The new service resulted in a statistically and clinically significant reduction in the urinary symptoms of incontinence, urgency, frequency and nocturia at both 3 and 6 months, with an approximate 10% difference in improvement and cure rates between the two groups. In addition, impact on the individual was significantly reduced in users of the new service and higher levels of patient satisfaction were achieved. This is the first study to show the effectiveness of services on storage symptoms (rather than incontinence) and impact on quality of life. The public health value of a 10% reduction in symptoms is substantial when applied to such a common problem.
Our findings are consistent with clinical trials of urinary incontinence in specific female groups,16,17 which show differences of 5–7% and reflect findings in smaller studies of less representative populations.18,6.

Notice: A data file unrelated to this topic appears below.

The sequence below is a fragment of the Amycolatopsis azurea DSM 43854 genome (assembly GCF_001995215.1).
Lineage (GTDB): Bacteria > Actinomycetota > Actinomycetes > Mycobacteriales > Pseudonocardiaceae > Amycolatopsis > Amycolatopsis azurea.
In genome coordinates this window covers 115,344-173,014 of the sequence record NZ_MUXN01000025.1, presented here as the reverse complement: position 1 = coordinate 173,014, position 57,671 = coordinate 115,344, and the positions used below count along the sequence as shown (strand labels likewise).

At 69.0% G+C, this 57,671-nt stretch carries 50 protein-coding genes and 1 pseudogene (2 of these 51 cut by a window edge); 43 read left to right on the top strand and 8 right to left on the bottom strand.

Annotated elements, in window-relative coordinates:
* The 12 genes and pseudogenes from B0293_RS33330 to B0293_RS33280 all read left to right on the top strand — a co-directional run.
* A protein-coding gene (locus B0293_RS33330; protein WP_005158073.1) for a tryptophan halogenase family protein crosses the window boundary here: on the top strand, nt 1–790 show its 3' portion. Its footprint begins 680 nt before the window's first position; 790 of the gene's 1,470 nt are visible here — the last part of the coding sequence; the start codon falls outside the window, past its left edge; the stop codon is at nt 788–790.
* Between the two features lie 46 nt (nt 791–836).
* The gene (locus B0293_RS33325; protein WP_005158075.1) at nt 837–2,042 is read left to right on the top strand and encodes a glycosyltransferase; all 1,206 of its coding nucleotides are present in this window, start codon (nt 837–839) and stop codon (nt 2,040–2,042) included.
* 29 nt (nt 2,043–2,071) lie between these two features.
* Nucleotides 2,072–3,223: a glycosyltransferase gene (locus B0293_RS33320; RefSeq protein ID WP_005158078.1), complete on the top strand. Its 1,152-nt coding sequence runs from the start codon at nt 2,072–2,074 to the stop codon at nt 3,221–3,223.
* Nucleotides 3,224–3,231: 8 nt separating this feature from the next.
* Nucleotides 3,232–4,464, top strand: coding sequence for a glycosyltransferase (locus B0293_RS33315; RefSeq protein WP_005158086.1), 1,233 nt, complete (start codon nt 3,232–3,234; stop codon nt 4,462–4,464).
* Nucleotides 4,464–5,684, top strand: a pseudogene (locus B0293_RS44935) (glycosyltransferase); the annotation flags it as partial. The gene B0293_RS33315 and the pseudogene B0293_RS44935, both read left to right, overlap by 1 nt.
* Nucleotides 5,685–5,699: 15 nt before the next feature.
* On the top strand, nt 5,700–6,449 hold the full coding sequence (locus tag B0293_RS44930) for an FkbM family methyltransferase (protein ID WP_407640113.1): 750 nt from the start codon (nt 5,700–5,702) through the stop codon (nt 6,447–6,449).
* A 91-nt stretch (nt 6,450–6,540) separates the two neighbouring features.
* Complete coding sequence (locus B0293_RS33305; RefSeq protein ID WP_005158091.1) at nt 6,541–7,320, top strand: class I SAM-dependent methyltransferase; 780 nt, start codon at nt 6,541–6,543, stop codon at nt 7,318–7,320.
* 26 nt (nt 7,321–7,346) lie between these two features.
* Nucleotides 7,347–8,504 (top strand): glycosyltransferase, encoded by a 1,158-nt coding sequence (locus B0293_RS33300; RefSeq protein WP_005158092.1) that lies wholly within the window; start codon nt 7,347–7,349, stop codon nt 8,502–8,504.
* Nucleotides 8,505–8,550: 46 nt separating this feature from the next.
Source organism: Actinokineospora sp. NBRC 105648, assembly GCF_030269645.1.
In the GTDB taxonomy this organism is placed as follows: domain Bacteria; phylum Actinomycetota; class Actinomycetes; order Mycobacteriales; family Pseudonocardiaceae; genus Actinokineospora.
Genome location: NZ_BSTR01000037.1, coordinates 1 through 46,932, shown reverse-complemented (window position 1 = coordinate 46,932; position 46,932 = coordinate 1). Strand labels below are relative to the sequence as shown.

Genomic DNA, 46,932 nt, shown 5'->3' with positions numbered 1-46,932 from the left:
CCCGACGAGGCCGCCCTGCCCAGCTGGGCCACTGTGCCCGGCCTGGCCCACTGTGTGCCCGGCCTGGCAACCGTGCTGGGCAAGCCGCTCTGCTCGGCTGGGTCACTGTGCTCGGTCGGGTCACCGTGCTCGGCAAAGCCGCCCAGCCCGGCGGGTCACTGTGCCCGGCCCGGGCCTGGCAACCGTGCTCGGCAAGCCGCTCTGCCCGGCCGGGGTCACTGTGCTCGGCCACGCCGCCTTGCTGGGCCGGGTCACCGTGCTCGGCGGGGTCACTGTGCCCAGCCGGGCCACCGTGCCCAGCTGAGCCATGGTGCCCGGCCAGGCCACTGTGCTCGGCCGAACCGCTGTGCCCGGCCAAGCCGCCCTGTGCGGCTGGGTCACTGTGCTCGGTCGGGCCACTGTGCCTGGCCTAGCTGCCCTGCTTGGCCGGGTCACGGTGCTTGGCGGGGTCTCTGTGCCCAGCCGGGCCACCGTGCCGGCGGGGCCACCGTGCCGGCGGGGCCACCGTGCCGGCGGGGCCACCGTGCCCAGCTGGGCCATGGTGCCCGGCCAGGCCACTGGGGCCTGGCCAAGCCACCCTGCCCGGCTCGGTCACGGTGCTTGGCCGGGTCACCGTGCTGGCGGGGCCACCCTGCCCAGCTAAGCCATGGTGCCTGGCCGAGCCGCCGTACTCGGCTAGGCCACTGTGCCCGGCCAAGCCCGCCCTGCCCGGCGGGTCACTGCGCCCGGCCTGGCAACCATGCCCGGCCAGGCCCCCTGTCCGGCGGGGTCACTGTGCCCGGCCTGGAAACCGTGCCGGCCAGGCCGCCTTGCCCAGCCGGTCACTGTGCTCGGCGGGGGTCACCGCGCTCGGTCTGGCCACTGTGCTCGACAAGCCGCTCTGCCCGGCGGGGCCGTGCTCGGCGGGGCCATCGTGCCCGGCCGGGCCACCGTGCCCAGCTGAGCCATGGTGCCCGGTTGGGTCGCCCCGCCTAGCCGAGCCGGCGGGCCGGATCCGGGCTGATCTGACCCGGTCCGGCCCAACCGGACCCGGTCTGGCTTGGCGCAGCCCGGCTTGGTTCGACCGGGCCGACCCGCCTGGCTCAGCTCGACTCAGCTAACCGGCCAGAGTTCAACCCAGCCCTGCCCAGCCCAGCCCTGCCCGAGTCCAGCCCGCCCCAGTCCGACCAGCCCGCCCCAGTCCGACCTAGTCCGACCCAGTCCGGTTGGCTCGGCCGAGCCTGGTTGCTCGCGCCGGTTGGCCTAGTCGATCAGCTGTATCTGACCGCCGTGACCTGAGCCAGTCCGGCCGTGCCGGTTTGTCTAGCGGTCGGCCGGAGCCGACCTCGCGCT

The key features of this new service were the educational preparation of the nurses,7 the adherence to consistent evidence-based protocols,9 high patient contact leading to continuous therapy reinforcement and motivation, use of nurse-led urodynamic investigation at the primary/secondary care interface, and contact between the continence nurse practitioner and a specialist medical team. The new service was compared to standard care within Leicestershire (where existing services are well established); this may have limited the differences between the groups. In addition, individuals randomised to the standard care arm were given information on how to approach and contact standard services enabling the same ease of access to services as was offered in the intervention arm. Eighty-one per cent of patients randomised to standard care contacted services; three-quarters of these saw a GP, 37% saw a nurse (although only half of these saw a specialist continence nurse).